New Delhi, April 17 (IANS) Packed with pulsating stunts and tough guy acts, MTV's weekly reality show 'Roadies' has managed to hook millions of Indians, from college goers to school kids to housewives.
Five years after it came into being, MTV's 'Roadies' has proved to be one of the most popular programmes on Indian television today and thousands across the country send entries to participate in the adventure show.
'I relish the show. You cannot predict what is going to happen next. Every episode treats you to new adventure,' said Kalpana Bajaj, a Delhi-based housewife who has been following it for the last three years.
'And the best part is that it is in Hindi. Had it been in English, I might not have enjoyed it so much.'
According to TAM (Television Audience Measurement) data of February 2008, MTV commanded the highest audience share among all music channels during the telecast of the first episode of 'Roadies 5.0', the fifth edition of the show, telecast March 22.
This year 13 contestants were selected after being auditioned for attitude, tolerance and patience. The selected 'Roadies' are given bikes to travel on a pre-decided route and assigned difficult physical or rational tasks. A vote-out takes place at the end of the show and whoever survives till the end is declared winner. And of course it's all captured on camera.
The winner is rewarded a cash prize of Rs.500,000 and a bike.
'Roadies' has a cult following today and the fact that it has at least equalled the popularity of (MTV's comedy show) 'Bakra' is an achievement in itself,' Rannvijay Singh, the host of the show, told IANS on phone from Mumbai.
Rannvijay, who sees himself as a confidant on the show where the physical and mental calibre of a person is tested, is a winner of the first season of the show.
The show started in 2003 with seven contestants biking across the country to win a bike and is raging on even though it costs about one tenth the cost of other reality shows.
Among the general entertainment channels (GECs), MTV succeeded over the big boys like Zee TV, STAR Plus and Sony with a share of 9.83 points. And much of this is credited to 'Roadies'.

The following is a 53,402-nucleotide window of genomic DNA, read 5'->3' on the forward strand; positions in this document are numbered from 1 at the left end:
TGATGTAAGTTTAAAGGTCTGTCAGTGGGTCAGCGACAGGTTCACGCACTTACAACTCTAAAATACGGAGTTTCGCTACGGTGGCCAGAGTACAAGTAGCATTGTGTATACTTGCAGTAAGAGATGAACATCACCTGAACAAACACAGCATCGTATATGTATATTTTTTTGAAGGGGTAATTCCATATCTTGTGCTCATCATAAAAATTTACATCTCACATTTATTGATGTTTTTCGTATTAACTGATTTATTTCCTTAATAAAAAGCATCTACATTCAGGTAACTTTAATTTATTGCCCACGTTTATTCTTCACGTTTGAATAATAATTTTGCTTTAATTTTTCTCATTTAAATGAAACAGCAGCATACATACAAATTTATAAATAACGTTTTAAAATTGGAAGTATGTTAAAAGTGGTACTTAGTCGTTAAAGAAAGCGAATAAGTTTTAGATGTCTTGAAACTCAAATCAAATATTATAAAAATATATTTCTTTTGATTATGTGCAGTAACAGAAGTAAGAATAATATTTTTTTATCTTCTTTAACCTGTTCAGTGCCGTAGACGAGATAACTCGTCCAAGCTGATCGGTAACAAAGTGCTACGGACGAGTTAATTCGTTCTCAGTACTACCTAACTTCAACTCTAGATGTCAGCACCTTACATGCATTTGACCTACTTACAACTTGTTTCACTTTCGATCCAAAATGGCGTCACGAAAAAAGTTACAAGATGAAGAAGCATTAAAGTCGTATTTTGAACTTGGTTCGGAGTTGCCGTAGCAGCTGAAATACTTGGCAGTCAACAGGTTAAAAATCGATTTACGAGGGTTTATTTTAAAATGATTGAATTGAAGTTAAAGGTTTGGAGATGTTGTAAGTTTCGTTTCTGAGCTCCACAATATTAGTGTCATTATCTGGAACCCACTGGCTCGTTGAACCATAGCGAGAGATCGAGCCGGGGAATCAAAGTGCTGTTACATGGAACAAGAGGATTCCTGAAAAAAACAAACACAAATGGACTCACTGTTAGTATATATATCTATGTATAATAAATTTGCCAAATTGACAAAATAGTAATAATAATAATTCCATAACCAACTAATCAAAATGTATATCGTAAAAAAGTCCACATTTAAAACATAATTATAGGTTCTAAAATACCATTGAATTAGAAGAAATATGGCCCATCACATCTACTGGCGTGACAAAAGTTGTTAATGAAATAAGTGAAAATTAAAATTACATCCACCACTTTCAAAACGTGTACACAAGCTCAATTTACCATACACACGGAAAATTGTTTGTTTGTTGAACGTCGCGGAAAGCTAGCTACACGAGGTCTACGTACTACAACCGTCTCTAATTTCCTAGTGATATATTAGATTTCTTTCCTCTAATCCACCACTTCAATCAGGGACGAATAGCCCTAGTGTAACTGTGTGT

Raghu Ram, the brainchild and producer of 'Roadies', said: 'I think that the popularity of the show has increased by almost 2,500 percent from the first season and has built a global appeal'.
The show believes in making a contestant's life miserable so that only the deserving person makes it to the end.
When asked about the age limit, Raghu said: 'They have to be 18 years old to participate in the show. We haven't fixed the upper limit.'
Raghu maintains that the show has evolved over the year and tried to introduce a new format every year. 'This year, we have gone a step ahead and gone international,' he said.
In its fifth season, the 'Roadies' journey has gone beyond the Indian shores and been extended to Thailand and Malaysia.
But what makes 'Roadies' so popular?
Raghu believes the main draw of the show is the honesty with which it is shown. 'Nothing is rigged on 'Roadies' and, in fact, now we are even showing behind-the-scenes clippings. So nothing is made up and that is the real punch,' he explained.
'We don't give the contestants a TV, they don't have a mobile phone and they aren't even allowed to speak to strangers,' he said.
More often than not, the show has been criticised for influencing young minds with offensive language and by showing outrageous tasks.
'People send me hate mails saying that we are aggravating the use of foul language and spoiling children. But since we don't want to offend the sensibilities of the general public, we add beeps wherever abusive language is used,' said Raghu.
Despite the controversy, it's raging on.
Ashish Patil, general manager and vice president (Creative and Content), MTV, said: 'Nothing like this show exists on TV. It is wary of melodramatic judges and every emotion on the show is real.
'Besides, the thrills that the audience gets from the show are incomparable to those in any other Indian show.'ALSO READ: Review: 'Tejas' offers exhilarating aerial sequences but makes a bumpy landing with the execution